Buyers should try to pay as much in cash as possible for a property, limiting the mortgage value to as little as they can afford. This means they not only pay less in interest but their monthly costs are also reduced. Ideally, the monthly mortgage payment should not exceed 20 per cent of the purchaser’s total household income, says Carol Glynn, founder of Conscious Finance Coaching.

“If it’s a rental property, plan for the property to have periods when it does not have a tenant. Ensure you have enough cash set aside to pay the mortgage and other costs during these periods, ideally at least six months,” she says. 

Also, shop around for the best mortgage interest rate. Understand the terms and conditions, especially what happens after any introductory periods, Ms Glynn adds.

Using a good mortgage broker is worth the investment to obtain the best rate available for a buyer’s needs and circumstances. A good mortgage broker will help the buyer understand the terms and conditions of the mortgage and make the purchasing process efficient and easier. 

Financial considerations before buying a property

Buyers should try to pay as much in cash as possible for a property, limiting the mortgage value to as little as they can afford. This means they not only pay less in interest but their monthly costs are also reduced. Ideally, the monthly mortgage payment should not exceed 20 per cent of the purchaser’s total household income, says Carol Glynn, founder of Conscious Finance Coaching.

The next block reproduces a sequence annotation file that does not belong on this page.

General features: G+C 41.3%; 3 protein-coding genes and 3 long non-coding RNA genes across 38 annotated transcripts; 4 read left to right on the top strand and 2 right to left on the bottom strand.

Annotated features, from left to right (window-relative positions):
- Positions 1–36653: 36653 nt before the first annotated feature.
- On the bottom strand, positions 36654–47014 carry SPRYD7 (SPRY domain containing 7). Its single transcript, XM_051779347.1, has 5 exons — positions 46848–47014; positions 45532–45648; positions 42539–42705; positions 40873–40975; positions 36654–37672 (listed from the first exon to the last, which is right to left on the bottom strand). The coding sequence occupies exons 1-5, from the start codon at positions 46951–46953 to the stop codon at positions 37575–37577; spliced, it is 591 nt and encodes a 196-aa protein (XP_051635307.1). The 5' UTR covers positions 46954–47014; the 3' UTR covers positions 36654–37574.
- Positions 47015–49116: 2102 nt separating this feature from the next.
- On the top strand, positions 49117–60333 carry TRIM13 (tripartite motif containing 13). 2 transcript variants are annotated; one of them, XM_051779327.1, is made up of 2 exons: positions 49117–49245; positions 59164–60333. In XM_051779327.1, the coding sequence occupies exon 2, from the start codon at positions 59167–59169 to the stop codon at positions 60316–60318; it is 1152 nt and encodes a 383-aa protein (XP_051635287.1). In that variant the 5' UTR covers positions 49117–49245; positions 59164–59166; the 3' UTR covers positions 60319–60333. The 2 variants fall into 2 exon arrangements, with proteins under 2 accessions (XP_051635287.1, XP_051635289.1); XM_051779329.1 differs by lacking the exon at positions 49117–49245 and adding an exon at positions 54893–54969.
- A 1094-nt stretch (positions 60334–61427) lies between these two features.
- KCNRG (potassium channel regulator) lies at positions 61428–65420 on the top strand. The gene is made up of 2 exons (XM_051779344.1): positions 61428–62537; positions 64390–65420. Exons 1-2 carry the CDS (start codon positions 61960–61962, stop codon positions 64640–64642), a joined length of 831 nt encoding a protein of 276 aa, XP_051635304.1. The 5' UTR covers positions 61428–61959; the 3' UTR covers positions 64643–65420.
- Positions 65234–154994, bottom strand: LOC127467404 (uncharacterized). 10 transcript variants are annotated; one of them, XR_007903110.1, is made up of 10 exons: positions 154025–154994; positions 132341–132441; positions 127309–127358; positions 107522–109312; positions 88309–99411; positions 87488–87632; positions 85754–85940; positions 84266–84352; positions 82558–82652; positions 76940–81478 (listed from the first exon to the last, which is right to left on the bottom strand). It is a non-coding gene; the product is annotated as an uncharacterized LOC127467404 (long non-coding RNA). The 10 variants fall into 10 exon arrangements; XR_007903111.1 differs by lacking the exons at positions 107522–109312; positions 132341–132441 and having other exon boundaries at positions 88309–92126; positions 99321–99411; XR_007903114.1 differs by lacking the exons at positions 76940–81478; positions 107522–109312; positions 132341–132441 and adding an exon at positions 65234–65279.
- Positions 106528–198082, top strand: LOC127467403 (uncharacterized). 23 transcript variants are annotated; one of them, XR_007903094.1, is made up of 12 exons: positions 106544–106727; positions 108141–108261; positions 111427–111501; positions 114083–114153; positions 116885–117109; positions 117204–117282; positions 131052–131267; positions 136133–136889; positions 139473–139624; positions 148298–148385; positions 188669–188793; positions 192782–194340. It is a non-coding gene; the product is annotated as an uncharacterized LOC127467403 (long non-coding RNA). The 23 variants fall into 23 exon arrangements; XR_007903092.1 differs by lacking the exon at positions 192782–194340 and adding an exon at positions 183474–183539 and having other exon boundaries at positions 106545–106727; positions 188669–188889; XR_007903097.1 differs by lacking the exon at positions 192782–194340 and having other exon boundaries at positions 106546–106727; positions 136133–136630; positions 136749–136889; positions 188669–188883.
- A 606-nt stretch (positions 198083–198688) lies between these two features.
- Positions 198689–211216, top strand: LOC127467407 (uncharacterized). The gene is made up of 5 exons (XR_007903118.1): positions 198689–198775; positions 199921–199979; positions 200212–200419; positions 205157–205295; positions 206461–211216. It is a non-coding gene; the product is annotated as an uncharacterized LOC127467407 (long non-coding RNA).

“If it’s a rental property, plan for the property to have periods when it does not have a tenant. Ensure you have enough cash set aside to pay the mortgage and other costs during these periods, ideally at least six months,” she says. 

Also, shop around for the best mortgage interest rate. Understand the terms and conditions, especially what happens after any introductory periods, Ms Glynn adds.

Using a good mortgage broker is worth the investment to obtain the best rate available for a buyer’s needs and circumstances. A good mortgage broker will help the buyer understand the terms and conditions of the mortgage and make the purchasing process efficient and easier.